The technology acceptance model (TAM) is a widely used framework to investigate factors influencing technology use in education. TAM refers to a person’s technology-related attitudes and beliefs influencing intention to use and actual use of technology and seeks predictors of behaviors whether to accept or reject using technology. There are various external variables extended to TAM to increase the predictivity of the model and the generalizability of findings. However, what is not yet clear is the impact of teacher-related variables such as teaching efficacy and epistemological beliefs on teachers’ technology acceptance and behavioral intention. This study examined 710 preservice teachers’ technology acceptance using an extended-TAM with scientific epistemological and science teaching efficacy beliefs. Data were collected through a self-reported measurement tool. Structural equation modeling was used to analyze data. Results revealed that the research model explained 59% of the variance in behavioral intention, and perceived usefulness is the most prominent determinant of behavioral intention. The subdimension of scientific epistemological beliefs, justification, is the strongest determinant in influencing TAM constructs among the external variables (epistemological and science teaching efficacy beliefs). Science teaching efficacy beliefs had small effects on technology acceptance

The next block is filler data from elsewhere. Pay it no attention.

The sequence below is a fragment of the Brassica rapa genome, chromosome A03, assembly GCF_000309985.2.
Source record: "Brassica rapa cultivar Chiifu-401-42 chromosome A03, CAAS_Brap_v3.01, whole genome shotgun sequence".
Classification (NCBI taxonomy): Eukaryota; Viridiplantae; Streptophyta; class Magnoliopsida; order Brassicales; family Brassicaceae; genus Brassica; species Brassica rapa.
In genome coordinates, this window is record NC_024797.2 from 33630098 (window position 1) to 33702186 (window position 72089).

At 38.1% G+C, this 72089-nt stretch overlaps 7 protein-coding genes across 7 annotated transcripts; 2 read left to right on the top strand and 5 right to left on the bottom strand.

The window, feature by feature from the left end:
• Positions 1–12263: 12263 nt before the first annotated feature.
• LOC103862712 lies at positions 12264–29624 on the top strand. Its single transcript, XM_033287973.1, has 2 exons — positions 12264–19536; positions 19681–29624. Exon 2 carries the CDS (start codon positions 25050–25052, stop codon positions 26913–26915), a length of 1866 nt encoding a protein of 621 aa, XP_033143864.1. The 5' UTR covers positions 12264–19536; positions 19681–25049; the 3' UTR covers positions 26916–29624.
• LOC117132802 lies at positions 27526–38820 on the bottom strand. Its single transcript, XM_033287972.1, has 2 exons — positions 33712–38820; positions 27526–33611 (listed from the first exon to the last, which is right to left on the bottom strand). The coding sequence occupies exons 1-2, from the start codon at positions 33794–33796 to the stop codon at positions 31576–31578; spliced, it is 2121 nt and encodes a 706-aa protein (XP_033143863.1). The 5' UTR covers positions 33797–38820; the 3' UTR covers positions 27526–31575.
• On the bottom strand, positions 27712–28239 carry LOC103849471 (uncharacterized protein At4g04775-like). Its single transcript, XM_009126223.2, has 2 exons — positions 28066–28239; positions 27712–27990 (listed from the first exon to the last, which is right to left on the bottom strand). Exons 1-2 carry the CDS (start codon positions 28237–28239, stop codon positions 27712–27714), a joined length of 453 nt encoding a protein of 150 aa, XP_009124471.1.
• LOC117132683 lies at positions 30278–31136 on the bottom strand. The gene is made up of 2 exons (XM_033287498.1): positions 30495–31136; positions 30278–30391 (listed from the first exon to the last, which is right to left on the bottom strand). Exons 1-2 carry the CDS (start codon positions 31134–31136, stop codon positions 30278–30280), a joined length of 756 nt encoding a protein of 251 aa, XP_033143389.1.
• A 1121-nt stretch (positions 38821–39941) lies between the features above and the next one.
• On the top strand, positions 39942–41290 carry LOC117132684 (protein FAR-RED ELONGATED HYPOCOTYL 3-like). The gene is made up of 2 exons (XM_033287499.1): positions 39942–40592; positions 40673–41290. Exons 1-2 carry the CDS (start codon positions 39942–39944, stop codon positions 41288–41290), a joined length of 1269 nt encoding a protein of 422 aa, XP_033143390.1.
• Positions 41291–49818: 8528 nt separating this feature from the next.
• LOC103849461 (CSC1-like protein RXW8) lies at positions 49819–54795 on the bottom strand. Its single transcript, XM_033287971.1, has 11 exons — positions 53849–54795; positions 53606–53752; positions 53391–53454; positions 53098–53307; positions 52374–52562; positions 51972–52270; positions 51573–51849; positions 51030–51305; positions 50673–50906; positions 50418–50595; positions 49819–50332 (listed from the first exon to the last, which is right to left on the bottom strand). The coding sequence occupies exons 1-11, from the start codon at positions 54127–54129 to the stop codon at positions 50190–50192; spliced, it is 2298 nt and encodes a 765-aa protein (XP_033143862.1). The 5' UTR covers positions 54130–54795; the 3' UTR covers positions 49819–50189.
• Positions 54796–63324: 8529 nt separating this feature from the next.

constructs. Recommendations were made based on the findings.